JOE JOHNS, CNN SENIOR CORRESPONDENT (voice-over): Maurice Clemmons has a criminal record spanning two states and two decades, a history of violence that many feel should have kept him locked up for life. So, why was this 37-year-old unstable felon ever set free?
BRIAN WURTS, LAKEWOOD POLICE INDEPENDENT GUILD: I can't believe he was out on the street. If what is true, I think this country needs to get together and figure out why these people are out.
JOHNS: "Keeping Them Honest," we followed a paper trail that began in Arkansas, when Clemmons was 17. In 1989, he was convicted of aggravated robbery and theft of property. The following year, a jury convicted him of burglary and of carrying a gun on school property. Clemmons was sentenced to more than 100 years in prison, but he would only serve a fraction of it. Ten years later, in light of the severity of the sentence and because of Clemmons' young age at the time the crimes were committed, the parole board recommended his early release to then Arkansas Governor Mike Huckabee.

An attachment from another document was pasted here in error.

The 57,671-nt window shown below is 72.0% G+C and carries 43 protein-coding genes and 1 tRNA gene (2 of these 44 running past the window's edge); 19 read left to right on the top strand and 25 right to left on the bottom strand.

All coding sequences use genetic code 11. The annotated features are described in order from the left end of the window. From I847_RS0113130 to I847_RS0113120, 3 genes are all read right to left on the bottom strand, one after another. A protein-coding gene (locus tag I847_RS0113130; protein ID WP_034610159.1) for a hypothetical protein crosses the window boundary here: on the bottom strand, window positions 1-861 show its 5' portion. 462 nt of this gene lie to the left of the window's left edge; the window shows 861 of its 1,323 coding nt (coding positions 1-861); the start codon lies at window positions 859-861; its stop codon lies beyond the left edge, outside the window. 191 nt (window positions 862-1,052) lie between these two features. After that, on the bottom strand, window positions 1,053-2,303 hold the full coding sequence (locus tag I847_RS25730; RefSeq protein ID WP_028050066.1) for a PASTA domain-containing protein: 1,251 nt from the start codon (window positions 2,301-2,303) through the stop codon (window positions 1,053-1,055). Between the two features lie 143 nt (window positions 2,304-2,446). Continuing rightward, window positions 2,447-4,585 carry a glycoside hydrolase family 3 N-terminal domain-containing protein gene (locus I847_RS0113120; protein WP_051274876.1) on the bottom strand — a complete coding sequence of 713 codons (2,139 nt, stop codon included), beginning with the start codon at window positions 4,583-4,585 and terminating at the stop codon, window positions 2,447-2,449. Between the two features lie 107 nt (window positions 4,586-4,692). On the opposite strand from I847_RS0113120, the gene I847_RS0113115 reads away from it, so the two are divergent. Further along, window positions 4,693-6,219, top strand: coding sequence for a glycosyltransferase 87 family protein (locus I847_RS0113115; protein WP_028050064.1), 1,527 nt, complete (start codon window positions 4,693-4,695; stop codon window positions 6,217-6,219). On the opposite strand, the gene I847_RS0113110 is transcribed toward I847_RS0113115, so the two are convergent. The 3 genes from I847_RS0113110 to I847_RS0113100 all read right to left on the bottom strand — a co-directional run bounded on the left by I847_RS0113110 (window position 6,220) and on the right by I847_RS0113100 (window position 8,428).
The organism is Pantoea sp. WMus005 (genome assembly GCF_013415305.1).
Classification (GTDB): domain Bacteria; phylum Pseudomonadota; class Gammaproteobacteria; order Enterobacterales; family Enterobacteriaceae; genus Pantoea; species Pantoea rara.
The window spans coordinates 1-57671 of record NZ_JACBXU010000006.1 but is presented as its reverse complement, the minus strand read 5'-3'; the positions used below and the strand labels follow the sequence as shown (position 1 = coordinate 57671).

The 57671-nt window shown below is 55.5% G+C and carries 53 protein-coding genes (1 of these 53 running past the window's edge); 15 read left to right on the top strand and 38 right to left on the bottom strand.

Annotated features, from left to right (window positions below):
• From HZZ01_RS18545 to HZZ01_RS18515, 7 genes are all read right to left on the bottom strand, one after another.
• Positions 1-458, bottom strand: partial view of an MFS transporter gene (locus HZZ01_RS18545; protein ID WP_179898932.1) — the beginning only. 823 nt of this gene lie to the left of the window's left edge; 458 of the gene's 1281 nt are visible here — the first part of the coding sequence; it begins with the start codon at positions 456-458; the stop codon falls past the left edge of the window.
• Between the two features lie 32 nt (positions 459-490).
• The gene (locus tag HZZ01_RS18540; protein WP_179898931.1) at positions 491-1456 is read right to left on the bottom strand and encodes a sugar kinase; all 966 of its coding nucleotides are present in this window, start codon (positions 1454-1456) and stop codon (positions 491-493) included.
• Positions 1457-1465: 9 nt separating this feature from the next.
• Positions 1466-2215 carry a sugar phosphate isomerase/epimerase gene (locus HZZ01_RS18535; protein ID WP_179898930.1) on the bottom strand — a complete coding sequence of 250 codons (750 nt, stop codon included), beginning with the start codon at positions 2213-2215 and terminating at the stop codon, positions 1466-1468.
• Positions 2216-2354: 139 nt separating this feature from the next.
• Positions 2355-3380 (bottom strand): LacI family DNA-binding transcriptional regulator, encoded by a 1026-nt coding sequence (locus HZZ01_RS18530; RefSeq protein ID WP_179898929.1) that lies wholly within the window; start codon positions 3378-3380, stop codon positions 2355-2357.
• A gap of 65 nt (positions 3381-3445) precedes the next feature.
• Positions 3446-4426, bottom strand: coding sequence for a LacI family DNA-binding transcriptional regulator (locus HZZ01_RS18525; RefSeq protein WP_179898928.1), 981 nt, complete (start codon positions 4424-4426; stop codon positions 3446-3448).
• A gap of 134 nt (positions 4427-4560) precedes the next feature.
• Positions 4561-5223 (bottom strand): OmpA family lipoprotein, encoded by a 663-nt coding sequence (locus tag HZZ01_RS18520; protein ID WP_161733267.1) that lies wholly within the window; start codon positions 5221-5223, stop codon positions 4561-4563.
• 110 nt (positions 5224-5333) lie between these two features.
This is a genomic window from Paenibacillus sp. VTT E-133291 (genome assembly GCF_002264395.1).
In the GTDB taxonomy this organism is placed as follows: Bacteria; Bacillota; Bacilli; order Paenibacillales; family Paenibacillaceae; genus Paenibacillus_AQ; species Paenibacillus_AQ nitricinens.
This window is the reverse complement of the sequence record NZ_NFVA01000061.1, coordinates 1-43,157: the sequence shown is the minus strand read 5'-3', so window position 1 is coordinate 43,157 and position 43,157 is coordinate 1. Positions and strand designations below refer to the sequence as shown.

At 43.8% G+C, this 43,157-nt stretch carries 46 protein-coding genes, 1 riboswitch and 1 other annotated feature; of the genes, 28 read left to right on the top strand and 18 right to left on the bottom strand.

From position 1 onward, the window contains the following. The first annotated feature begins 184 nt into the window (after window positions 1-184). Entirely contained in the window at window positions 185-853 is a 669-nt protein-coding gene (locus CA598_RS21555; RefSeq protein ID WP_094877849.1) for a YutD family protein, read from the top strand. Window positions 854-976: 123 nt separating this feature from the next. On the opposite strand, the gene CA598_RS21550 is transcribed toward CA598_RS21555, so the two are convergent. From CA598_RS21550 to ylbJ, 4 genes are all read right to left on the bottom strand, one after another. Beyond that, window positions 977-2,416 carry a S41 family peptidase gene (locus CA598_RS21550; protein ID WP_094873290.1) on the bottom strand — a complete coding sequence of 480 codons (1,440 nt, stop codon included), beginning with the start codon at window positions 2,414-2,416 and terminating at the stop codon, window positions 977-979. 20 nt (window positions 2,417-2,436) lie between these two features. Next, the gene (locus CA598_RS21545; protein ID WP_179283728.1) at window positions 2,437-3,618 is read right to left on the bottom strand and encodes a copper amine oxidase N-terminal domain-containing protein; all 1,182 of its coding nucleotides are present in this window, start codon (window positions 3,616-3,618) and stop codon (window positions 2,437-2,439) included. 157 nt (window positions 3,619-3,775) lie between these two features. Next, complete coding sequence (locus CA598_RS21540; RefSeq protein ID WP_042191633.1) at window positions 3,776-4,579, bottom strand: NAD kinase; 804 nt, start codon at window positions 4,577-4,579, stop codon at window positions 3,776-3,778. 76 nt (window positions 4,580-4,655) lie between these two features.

And, in a proclamation dated May 2, 2000, he granted Clemmons a commutation. He also notified Clemmons directly in this letter he personally signed to the inmate.
(on camera): A year later, in 2001, Clemmons was charged with aggravated robbery and his parole revoked. And, yet, three years later, in 2004, he was again released on parole.
On his radio show today, former Governor Huckabee said, a series of failures in the criminal justice system may bear responsibility in this tragedy.
He also added this:
(BEGIN AUDIO CLIP, FOX NEWS RADIO)